Mark Allen was only 18 years old when he died in June 2018 after jumping into a freezing reservoir on a hot day. The family believes he could have been saved if a throw-line was available near the water.
Throw-lines, typically a length of rope stuffed loosely into a bag which will let out when open, have since been installed at the reservoir where Mark lost his life. The RNLI says they can be a lifeline for someone who has fallen into the water.
Mark’s mother has been campaigning to raise awareness of the risks, educate the public and for action to promote water safety and prevent drowning. This has included a Senedd petition that gained over 11,000 signatures, prompting the Petitions Committee to investigate increased water safety throughout Wales.
This article looks at why we’re getting into the water, what happens when we are in too deep, and how water safety is tackled. It also looks at what further work is needed, as recommended by the Petitions Committee in its report.
Water sports in Wales
Wales’s 1,680 mile coastline provides a wealth of opportunities for water sports, and there’s been substantial growth in outdoor activity over recent years, including stand-up paddleboarding and open-water swimming.
The number of people open-water swimming (also known as ‘cold-water’ or ‘wild’ swimming) has increased dramatically recently, particularly since the start of the Covid-19 pandemic. Wales has lots of places swim, both coastal and inland waters, rivers, lakes and a limited number of reservoirs.
Getting in deep water
Unauthorised swimming in reservoirs can have potentially fatal impacts. The dangers are highlighted by Dŵr Cymru, and include:
- hidden structures made of concrete or metal beneath the surface of the water can often operate without warning; and
- freezing currents can cause even strong swimmers to find themselves in cold water shock and unable to swim.
‘Cold water shock’ is the effect on the body of entering water 15°C and below – it can be a precursor to drowning.
Water companies told the Petitions Committee their priority is preventing people entering the water, but acknowledged this can be difficult with many large waterbodies, and miles of shoreline to manage. It was emphasised that:
…reservoirs are not natural bodies of water and should be considered as ‘factories for water’ where there is unseen equipment and machinery and deep embankments.
The scale of the problem
There are more than 1,750 water-related incidents that require an emergency response each year – approximately five per day. This includes blue light and search and rescue services, but doesn’t include incidents requiring support from the lifeguard on beaches.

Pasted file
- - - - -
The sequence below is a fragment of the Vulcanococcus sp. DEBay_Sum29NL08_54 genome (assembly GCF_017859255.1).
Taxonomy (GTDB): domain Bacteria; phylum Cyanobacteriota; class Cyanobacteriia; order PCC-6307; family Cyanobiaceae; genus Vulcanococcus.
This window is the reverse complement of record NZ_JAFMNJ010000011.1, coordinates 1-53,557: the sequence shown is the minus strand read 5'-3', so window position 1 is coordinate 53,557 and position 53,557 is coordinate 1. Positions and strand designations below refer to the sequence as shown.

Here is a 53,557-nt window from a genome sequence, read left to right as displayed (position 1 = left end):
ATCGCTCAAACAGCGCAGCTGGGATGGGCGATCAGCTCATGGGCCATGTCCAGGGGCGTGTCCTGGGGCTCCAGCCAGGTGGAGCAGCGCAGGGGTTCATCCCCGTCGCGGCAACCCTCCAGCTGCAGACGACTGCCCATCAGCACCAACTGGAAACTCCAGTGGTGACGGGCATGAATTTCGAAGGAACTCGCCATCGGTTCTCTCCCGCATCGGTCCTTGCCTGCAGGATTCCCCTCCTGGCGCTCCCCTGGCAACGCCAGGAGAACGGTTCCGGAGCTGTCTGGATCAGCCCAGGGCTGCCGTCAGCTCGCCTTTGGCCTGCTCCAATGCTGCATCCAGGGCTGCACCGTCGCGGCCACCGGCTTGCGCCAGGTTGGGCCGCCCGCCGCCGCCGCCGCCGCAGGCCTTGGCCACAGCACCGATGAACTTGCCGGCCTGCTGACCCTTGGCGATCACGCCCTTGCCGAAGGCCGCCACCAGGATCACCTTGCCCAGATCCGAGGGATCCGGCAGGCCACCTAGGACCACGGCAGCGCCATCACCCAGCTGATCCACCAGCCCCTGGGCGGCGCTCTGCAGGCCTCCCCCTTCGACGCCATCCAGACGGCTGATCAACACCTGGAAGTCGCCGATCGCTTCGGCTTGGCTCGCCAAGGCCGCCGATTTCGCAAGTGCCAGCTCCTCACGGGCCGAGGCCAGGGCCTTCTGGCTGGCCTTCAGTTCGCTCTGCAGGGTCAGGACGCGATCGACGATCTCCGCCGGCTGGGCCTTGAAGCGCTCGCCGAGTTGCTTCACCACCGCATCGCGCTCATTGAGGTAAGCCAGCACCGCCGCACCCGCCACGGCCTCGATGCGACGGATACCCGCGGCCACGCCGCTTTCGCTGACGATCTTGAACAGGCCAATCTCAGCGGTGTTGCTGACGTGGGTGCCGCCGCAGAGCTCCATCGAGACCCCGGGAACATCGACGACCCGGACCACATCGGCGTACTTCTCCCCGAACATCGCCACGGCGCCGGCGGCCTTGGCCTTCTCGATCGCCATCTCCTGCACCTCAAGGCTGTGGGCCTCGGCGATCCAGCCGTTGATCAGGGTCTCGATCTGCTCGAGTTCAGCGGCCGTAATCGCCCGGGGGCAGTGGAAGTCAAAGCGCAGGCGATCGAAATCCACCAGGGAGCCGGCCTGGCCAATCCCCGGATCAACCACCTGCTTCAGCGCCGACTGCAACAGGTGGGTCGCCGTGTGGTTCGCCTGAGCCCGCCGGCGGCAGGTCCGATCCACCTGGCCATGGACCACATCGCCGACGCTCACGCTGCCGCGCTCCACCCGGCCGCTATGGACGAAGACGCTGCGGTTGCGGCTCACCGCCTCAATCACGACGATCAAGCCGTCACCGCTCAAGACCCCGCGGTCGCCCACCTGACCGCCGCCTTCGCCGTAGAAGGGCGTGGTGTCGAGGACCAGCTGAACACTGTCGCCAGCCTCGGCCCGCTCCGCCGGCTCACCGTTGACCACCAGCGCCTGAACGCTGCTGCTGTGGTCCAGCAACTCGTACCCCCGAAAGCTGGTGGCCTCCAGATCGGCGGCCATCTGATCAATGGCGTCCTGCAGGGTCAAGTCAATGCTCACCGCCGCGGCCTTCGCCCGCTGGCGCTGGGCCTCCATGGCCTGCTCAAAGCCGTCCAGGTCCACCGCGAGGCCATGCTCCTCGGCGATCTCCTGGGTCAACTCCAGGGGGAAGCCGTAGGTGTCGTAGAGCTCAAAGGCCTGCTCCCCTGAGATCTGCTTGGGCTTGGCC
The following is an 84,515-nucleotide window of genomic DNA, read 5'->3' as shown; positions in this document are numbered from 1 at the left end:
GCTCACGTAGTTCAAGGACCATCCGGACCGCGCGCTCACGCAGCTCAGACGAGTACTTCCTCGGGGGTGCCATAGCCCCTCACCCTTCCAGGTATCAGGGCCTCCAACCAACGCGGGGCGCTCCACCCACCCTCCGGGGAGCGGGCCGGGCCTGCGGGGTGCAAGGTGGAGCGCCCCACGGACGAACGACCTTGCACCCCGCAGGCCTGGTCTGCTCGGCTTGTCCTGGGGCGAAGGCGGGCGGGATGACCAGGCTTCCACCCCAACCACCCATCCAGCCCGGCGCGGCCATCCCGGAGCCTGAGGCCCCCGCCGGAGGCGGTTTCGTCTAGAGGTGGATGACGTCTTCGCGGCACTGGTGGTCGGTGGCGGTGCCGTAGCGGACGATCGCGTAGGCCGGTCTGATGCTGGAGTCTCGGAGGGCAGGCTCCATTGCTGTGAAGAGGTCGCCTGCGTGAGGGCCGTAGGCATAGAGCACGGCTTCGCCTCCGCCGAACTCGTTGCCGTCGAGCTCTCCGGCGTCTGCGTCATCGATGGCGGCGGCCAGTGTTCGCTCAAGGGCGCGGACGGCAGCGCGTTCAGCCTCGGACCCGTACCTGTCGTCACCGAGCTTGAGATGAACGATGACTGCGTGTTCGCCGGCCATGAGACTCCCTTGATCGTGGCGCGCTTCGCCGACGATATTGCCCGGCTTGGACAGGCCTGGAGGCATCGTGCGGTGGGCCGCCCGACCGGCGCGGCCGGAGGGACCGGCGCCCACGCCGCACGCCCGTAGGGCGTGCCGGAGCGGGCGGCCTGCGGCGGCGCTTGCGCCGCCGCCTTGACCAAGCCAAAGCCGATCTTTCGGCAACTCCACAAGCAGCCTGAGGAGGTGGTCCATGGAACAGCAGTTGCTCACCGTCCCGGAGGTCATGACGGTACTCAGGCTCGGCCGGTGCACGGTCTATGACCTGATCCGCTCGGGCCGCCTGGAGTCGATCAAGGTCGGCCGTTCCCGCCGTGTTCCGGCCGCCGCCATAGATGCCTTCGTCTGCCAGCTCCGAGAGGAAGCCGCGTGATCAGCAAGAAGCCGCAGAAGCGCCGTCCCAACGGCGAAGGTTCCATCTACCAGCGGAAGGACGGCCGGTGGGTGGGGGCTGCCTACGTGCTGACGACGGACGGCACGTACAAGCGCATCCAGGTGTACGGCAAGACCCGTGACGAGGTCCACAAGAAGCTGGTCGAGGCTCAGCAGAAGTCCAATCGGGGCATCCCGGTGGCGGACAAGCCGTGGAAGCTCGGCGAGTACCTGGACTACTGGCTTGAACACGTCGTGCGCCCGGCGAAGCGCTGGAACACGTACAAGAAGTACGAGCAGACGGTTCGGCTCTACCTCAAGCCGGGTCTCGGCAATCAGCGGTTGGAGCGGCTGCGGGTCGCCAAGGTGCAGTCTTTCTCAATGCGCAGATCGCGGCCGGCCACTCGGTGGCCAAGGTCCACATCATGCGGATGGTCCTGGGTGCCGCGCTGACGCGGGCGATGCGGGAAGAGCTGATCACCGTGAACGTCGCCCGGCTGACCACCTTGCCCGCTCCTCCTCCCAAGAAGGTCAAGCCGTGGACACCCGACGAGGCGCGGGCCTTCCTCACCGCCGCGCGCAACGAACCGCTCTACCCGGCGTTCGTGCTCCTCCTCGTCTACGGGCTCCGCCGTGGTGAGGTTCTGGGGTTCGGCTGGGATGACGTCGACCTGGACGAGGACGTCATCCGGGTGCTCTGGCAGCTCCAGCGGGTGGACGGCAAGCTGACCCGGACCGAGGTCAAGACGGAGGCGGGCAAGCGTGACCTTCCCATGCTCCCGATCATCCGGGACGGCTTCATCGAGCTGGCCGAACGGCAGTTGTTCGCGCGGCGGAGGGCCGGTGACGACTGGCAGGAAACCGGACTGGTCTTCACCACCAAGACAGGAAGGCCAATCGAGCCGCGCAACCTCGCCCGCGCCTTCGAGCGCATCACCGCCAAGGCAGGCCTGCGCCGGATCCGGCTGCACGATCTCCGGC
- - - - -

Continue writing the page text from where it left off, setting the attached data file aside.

South Wales Fire and Rescue Service, which has a statutory duty to respond to inland water incidents, explained a rescue incident usually involves around 20 firefighters. This can include specialists to undertake swimming rescues or boat rescues for example.
It’s likely the demands on these services will increase, as more people take to the water.
Promoting water safety in Wales
Water Safety Wales, a collaboration of individuals, communities, charities and public and private sector organisations with an interest in water safety and drowning prevention, aims to reduce water-related deaths and incidents. In December 2020 it published Wales’s first Drowning Prevention Strategy.
The strategy, which includes an aspiration for zero water-related deaths, was developed in collaboration with the Welsh Government. However, this partnership is not formalised, something the Committee recommends is changed so enough funding can be provided to deliver the strategy.
There’s also no specific Welsh Minister responsible for drowning prevention and water safety. This can cause issues for policy formation and also funding solutions, especially as the remit of the Drowning Prevention Strategy is broad and cross-departmental. The Committee recommends the Welsh Government allocates a Minister to provide clear leadership and co-ordination for water safety and drowning prevention.
Awareness and understanding of water safety
Education is crucial to drowning prevention. One of the priority targets of the Drowning Prevention Strategy is to ensure every child has the opportunity to learn to swim, and receive water safety education at primary school. The Committee heard that:
…more children die, sadly, in the water than on bikes and in fires, yet there are really established cycling proficiency and fire prevention campaigns in schools, and education has also halved the number of road fatalities
Around reservoirs, signage plays a key role in prevention, as well as raising awareness and educating the public about the dangers of cold and deep waters.
The Committee has made recommendations to the Welsh Government in this area, including that:
- a coherent education and water safety programme is delivered in schools from a young age;
- the Welsh Government should provide “clarity about the minimum safety information and signage required around water bodies”; and
- a water safety public awareness campaign is developed.
Through this investigation, Members of the Petitions Committee met families who have experienced the devastating impact of losing a loved one by drowning. One contributor said:
My brother drowned a long time ago, and it was said that there wasn’t enough safety equipment around that harbour around that time. I’m horrified that even 50 years later, this is still a problem.
You can watch Plenary debate the findings of the Petitions Committee report on Senedd TV.
Article by Lorna Scurlock, Senedd Research, Welsh Parliament